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Is there a linear program optimizer in R that supports upper and lower bound constraints?

The libraries limSolve and lpSolve do not support bound constraints.

It is not at all clear from the R Cran Optimization Task View page which LP optimizers support bound constraints.

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Certainly, all lp solvers will, including lpSolve. Instead of, say, $a \leq x \leq b$, just make $x \geq a$ and $x \leq b$ as two constraints in the constraint matrix for lpSolve. Or am I failing to understand your question? –  jbowman Jan 5 '12 at 20:30
+1 This is a clever approach, however, the memory required to store the constraint matrices explodes. –  Quant Guy Jan 5 '12 at 23:00
Are you familiar with AMPL? There's an R interface to the GLPK, which has an AMPL-like language for describing the problem. I haven't used it myself, though. R link and GLPK. –  jbowman Jan 5 '12 at 23:35
"the memory required to store the constraint matrices explodes". No, it doesn't: it grows as 2*k (k is the number of parameters.) –  user189035 Jan 6 '12 at 9:53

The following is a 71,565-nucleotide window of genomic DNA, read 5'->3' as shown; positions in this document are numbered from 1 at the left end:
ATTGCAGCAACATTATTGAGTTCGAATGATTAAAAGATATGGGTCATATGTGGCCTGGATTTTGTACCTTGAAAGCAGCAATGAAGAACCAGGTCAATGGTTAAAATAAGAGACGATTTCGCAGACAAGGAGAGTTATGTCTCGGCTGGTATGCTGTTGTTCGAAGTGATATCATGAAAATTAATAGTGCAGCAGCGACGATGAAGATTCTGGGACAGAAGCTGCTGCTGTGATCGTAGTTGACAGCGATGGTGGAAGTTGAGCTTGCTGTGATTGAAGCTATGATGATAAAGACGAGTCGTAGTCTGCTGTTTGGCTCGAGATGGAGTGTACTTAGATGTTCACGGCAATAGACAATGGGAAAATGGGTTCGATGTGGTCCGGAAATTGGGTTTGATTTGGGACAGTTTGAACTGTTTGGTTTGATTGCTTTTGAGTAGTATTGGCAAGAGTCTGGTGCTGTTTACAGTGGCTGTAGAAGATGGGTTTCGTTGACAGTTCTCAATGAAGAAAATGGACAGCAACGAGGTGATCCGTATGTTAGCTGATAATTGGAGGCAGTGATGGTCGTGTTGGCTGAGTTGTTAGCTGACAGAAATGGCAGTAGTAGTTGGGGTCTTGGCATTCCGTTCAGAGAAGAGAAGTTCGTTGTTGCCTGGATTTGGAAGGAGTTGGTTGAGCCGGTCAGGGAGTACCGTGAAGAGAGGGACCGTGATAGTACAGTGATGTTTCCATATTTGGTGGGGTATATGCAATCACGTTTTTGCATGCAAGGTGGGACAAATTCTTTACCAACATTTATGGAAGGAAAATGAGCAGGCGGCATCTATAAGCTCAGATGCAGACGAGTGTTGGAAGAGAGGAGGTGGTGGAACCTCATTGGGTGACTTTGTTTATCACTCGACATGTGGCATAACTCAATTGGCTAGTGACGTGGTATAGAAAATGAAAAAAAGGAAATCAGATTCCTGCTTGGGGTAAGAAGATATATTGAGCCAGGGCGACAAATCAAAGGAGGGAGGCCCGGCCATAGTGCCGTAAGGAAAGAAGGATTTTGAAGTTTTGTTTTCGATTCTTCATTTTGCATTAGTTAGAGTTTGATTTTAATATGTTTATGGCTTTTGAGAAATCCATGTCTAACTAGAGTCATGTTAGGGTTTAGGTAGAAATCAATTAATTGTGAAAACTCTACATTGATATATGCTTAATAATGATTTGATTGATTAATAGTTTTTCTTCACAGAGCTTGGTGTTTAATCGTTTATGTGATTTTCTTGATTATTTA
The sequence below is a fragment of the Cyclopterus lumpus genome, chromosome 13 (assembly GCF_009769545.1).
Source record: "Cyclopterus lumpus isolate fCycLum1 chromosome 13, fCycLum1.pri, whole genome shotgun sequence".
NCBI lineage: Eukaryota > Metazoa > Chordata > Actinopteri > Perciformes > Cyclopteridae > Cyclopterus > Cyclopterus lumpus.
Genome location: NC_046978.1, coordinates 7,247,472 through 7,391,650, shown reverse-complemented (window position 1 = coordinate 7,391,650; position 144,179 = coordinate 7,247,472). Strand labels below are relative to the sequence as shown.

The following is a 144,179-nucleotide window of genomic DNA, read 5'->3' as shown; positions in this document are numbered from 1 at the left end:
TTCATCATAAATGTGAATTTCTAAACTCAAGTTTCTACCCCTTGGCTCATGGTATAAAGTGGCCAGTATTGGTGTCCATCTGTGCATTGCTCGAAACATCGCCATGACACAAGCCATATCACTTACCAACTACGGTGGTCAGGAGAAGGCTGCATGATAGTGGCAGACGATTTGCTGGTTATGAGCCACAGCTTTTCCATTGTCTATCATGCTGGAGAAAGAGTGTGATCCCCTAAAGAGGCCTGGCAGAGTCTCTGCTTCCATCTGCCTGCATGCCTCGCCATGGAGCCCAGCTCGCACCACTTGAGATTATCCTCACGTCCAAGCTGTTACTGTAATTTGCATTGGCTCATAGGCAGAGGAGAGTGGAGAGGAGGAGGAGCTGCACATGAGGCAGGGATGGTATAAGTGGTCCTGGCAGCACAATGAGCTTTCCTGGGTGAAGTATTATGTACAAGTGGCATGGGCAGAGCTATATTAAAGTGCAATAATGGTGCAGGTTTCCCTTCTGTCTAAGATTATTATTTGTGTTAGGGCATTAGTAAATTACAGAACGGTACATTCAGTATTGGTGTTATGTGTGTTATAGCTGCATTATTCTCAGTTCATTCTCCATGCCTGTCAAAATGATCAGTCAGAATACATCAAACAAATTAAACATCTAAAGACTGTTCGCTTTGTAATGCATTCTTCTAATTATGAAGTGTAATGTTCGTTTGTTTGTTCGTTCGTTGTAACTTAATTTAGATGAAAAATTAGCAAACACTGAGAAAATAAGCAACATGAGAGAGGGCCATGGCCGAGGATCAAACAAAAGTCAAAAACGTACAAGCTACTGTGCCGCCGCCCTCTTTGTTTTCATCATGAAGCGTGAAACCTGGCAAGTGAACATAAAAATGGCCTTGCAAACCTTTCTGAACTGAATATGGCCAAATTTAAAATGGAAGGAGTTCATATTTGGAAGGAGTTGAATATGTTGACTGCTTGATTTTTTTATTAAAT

limSolve support bound constraints. You may even use package LIM (cran.r-project.org/web/packages/LIM) to formulate those in human readable format. For example: 'Faeces = [minFaeces,maxFaeces]'. –  user2030503 Jan 25 '14 at 8:52

2 Answers 2

Please note that all linear programming solvers assume their variables are positive. If you need different lower bounds, the easiest thing is to perform a linear transformation on the variables, apply lpSolve (or Rglpk), and retransform the variables. This has been explained in a posting to R-help some time ago -- which I am not able to find at the moment.

By the way, Rglpk has a parameter 'bounds' that allows to define upper and lower bounds through vectors, not matrices. That may attenuate your concern about matrices growing too fast.

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Commands in the Rglpk package do constraints.

Or consider the General Purpose Continuous Solvers;

  • Package stats offers several general purpose optimization routines. First, function optim() provides an implementation of the Broyden-Fletcher-Goldfarb-Shanno (BFGS) method, bounded BFGS, conjugate gradient, Nelder-Mead, and simulated annealing (SANN) optimization methods. It utilizes gradients, if provided, for faster convergence. Typically it is used for unconstrained optimization but includes an option for box-constrained optimization.
  • Additionally, for minimizing a function subject to linear inequality constraints stats contains the routine constrOptim().
  • nlminb() offers unconstrained and constrained optimization using PORT routines.
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